chemically modified, for the in-house production of aqueous, solvent-free oil resin binder for AURO Aqua products. Germany.
Ox bile: Thanks to its high content in bile acids, lecithins and enzymes, recommended as concentrate for local stain removal which is gentle on fibres. Ger- many.
Liquid ammonia: Alkaline solution of ammonia in water, used for making special, water-dilutable resin, wax and oil soaps, so-called ammonia soaps. Germany
Phyllosilicate: A mineral similar to swelling clay but produced by precipitation. The silicate particles are po- sitioned in sheets. Phyllosilicate has a high binding ca- pacity for calcium and is thus the main ingredient of our softener component. Germany.
Evaporated salt: Undenaturated, pure rock salt (sodium chloride) without free flow agents for the prevention of scale deposits in dishwashers. Germany.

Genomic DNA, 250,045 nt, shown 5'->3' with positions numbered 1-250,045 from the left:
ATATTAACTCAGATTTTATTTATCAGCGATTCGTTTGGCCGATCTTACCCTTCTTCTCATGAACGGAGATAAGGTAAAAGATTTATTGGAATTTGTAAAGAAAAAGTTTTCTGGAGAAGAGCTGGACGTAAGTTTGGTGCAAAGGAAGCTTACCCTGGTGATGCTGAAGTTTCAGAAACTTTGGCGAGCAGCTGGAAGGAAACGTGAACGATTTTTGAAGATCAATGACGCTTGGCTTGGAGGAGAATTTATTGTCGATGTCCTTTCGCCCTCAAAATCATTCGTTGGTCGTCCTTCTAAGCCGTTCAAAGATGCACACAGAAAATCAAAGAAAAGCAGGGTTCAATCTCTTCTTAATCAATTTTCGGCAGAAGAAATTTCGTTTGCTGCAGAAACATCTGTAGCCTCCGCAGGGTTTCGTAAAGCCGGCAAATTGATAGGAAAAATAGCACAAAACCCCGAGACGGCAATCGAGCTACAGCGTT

Sodium carbonate: Mild alkali from special salt de- posits (sodium carbonate lakes). Sodium salt of car- bonic acid, sodium carbonate which is used in AURO powder products for the pulping of casein. Germany.
Stearates: Oil and fat components insulated from these, used for making soaps and as auxiliaries in paints. Germany.
Stearic acid: Found in large quantities in fats and oils, produced from these by fat separation. Used for mak- ing stereates and as auxiliary in paints.
Traganth: Vegetable paste for artist paints, generated by cutting the stalk of the Astragalus gummifer domi- ciled in Turkey. Europe.
Drying agents (lead-free): Auxiliaries, metal soaps made from minerals of calcium, cobalt, zirconium or manganese for reducing the drying times of vegetable oils. Germany.
Turkey red oil: Ricinus oil sulphatised by conversion with sulphuric acid, used as auxiliary emulsifier. Ger- many.